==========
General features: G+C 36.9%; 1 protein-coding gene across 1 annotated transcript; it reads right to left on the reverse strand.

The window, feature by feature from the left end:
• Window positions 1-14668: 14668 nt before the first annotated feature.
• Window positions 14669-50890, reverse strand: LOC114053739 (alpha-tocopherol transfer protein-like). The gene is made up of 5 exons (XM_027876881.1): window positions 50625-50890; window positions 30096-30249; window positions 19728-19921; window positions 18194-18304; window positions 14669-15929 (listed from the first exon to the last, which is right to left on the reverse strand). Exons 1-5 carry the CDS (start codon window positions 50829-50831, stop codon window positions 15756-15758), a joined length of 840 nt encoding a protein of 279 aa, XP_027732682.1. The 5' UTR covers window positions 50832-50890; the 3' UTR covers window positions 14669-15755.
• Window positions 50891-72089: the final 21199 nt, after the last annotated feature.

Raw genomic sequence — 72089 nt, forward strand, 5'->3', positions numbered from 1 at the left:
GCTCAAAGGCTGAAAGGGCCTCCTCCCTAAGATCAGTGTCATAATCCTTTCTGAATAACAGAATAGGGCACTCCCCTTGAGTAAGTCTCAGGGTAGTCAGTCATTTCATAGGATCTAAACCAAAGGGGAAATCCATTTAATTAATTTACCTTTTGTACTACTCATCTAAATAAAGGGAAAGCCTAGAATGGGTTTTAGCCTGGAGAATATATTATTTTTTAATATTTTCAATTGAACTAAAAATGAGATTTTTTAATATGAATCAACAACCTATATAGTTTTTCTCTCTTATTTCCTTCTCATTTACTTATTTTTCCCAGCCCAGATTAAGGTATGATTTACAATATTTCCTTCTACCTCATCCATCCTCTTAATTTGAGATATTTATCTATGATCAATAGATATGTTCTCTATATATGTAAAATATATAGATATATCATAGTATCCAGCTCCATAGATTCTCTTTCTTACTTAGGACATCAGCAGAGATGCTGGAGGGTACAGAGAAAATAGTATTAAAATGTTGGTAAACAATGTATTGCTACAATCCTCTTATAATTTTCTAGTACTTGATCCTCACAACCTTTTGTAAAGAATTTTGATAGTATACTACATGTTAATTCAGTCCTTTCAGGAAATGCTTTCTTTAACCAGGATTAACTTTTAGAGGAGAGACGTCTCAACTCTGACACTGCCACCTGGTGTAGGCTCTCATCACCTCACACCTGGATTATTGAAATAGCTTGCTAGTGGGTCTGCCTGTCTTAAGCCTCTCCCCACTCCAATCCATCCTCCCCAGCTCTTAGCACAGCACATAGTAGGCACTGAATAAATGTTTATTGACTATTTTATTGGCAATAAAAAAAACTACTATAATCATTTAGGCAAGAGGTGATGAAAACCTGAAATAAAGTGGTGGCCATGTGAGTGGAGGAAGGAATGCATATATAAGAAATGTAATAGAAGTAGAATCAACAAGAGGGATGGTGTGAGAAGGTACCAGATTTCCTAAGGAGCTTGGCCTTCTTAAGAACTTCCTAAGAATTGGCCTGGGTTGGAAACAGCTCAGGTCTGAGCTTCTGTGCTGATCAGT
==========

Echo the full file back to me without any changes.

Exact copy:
General features: G+C 36.9%; 1 protein-coding gene across 1 annotated transcript; it reads right to left on the reverse strand.

The window, feature by feature from the left end:
• Window positions 1-14668: 14668 nt before the first annotated feature.
• Window positions 14669-50890, reverse strand: LOC114053739 (alpha-tocopherol transfer protein-like). The gene is made up of 5 exons (XM_027876881.1): window positions 50625-50890; window positions 30096-30249; window positions 19728-19921; window positions 18194-18304; window positions 14669-15929 (listed from the first exon to the last, which is right to left on the reverse strand). Exons 1-5 carry the CDS (start codon window positions 50829-50831, stop codon window positions 15756-15758), a joined length of 840 nt encoding a protein of 279 aa, XP_027732682.1. The 5' UTR covers window positions 50832-50890; the 3' UTR covers window positions 14669-15755.
• Window positions 50891-72089: the final 21199 nt, after the last annotated feature.

Raw genomic sequence — 72089 nt, forward strand, 5'->3', positions numbered from 1 at the left:
GCTCAAAGGCTGAAAGGGCCTCCTCCCTAAGATCAGTGTCATAATCCTTTCTGAATAACAGAATAGGGCACTCCCCTTGAGTAAGTCTCAGGGTAGTCAGTCATTTCATAGGATCTAAACCAAAGGGGAAATCCATTTAATTAATTTACCTTTTGTACTACTCATCTAAATAAAGGGAAAGCCTAGAATGGGTTTTAGCCTGGAGAATATATTATTTTTTAATATTTTCAATTGAACTAAAAATGAGATTTTTTAATATGAATCAACAACCTATATAGTTTTTCTCTCTTATTTCCTTCTCATTTACTTATTTTTCCCAGCCCAGATTAAGGTATGATTTACAATATTTCCTTCTACCTCATCCATCCTCTTAATTTGAGATATTTATCTATGATCAATAGATATGTTCTCTATATATGTAAAATATATAGATATATCATAGTATCCAGCTCCATAGATTCTCTTTCTTACTTAGGACATCAGCAGAGATGCTGGAGGGTACAGAGAAAATAGTATTAAAATGTTGGTAAACAATGTATTGCTACAATCCTCTTATAATTTTCTAGTACTTGATCCTCACAACCTTTTGTAAAGAATTTTGATAGTATACTACATGTTAATTCAGTCCTTTCAGGAAATGCTTTCTTTAACCAGGATTAACTTTTAGAGGAGAGACGTCTCAACTCTGACACTGCCACCTGGTGTAGGCTCTCATCACCTCACACCTGGATTATTGAAATAGCTTGCTAGTGGGTCTGCCTGTCTTAAGCCTCTCCCCACTCCAATCCATCCTCCCCAGCTCTTAGCACAGCACATAGTAGGCACTGAATAAATGTTTATTGACTATTTTATTGGCAATAAAAAAAACTACTATAATCATTTAGGCAAGAGGTGATGAAAACCTGAAATAAAGTGGTGGCCATGTGAGTGGAGGAAGGAATGCATATATAAGAAATGTAATAGAAGTAGAATCAACAAGAGGGATGGTGTGAGAAGGTACCAGATTTCCTAAGGAGCTTGGCCTTCTTAAGAACTTCCTAAGAATTGGCCTGGGTTGGAAACAGCTCAGGTCTGAGCTTCTGTGCTGATCAGT